Saturday, September 25, 2010

Idea: Scavenger Hunts

Cross a Bridge
Whether it's for a change of pace, to alleviate boredom, to entice interest in an activity that is less desirable, or to play as an entertaining game, scavenger hunts are often a hit with children and adults alike. It's a treasure hunt, a challenge!

Spot a Pumper Truck
Scavenger hunts come in all shapes and sizes; they can be competitive or cooperative. As an adult, I've participated in scavenger hunt rallies that required driving around town (or bussing it) trying to collect all necessary items or information within an allotted time. Sometimes this was a fundraising event, other times this was simply a fun raising event. I've even designed one for a friend's birthday one year. And then there's geocaching--- but I'll keep that treasure hunting for a separate post for later!

And, of course, most children/ young people love them too. Go figure! Perhaps, like The Box, this is another area of our childhood we never truly grow out of.

My inspiration for scavenger hunts lately has been my son's disinterest in certain activities conflicting with my interest in doing them. Believe it or not, nature walking was one and going to the art gallery another. So I designed a few nature walk scavenger hunts (and a huge list from which to create new ones) and even found one online to print out. As members of our Art Gallery of Alberta, my husband and I love going to the opening receptions. Sometimes our son comes and often he doesn't, but this gives me time to check out the exhibits and ascertain whether there is something that will intrigue him or not. As I walked through the M.C. Escher exhibit, I imagined my son enjoying this one, but he has convinced himself he doesn't like art (weird). So, I examined the prints and jotted down some notes and designed a scavenger hunt for this exhibit.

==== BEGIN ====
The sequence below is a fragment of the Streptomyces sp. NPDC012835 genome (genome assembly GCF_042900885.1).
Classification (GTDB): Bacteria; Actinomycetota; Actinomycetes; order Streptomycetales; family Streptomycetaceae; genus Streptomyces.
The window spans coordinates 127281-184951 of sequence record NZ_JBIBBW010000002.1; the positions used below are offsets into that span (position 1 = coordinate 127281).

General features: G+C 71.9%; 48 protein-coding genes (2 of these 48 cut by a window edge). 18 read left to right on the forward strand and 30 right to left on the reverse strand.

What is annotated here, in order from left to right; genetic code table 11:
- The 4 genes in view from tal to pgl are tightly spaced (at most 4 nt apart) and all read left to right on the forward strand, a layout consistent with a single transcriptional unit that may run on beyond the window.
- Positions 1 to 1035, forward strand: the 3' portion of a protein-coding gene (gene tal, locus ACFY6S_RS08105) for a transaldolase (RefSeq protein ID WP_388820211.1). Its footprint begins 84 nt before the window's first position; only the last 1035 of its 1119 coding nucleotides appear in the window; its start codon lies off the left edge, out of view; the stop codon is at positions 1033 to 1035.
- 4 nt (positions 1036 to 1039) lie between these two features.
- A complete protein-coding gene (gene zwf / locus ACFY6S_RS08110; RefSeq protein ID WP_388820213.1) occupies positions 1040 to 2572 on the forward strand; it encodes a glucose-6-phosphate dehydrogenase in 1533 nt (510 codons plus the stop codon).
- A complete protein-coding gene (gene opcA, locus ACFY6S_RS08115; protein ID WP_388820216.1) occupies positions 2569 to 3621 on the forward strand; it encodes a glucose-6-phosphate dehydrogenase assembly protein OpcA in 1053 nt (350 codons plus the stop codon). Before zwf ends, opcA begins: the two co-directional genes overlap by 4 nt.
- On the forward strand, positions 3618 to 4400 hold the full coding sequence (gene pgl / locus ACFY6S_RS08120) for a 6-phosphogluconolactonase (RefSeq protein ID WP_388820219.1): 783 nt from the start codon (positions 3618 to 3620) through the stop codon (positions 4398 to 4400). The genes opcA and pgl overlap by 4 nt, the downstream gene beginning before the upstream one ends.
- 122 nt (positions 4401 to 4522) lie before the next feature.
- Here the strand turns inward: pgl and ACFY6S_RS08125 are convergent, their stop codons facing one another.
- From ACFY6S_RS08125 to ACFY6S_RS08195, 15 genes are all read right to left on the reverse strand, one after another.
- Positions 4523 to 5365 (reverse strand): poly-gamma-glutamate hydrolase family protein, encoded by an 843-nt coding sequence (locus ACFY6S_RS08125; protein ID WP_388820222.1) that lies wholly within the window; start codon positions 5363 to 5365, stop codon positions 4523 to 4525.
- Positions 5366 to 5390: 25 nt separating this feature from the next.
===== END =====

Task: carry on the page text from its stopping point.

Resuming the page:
Find something that doesn't belong
Did it work? Well, no. Lol. My son willingly went with me to the AGA just the other day (he's in a new mood and insists he loves everything) and we had a lovely time. In the first exhibit he carefully paid attention to the various pieces of art until I asked if he wished to sketch the art. He readily agreed. I only had a very small note book in my purse and a pen, but it was well received as my son enthusiastically sketched and sketched and sketched. Awed by his inspiration, we went to the gift shop and purchased an inexpensive sketchbook and pencil which he almost filled up by the time we left. His sketching turned into his own drawing creations inspired by what he saw as we made our way up the floors of the AGA. And the M.C. Escher gallery? He unenthusiastically took my scavenger hunt and started it, but barely did a single item, lol. He just wanted to draw! And who am I to stop him?! A sketchbook, not a scavenger hunt was what he wanted this time. 

Still, scavenger hunts have their place and time. And there are all kinds to be had and the options are endless...

Here are some scavenger hunt themes/ideas:

Photograph Some Graffiti
nature walk scavenger hunt
city walk scavenger hunt
car/vehicle ride scavenger hunts
house items scavenger hunt
photo album scavenger hunt
Halloween/other holiday themed scavenger hunt

themed hunts: find items only beginning with a specific letter or colour
internet scavenger hunts
shopping mall scavenger hunt
....and more

Here's a website to help with specific examples and more ideas:
this website is intended for both adult and child oriented activities including corporate team building ideas and kids camping hunts.

Find a mushroom not growing on the ground
I will post a few of my nature walk ones for people to copy and print.

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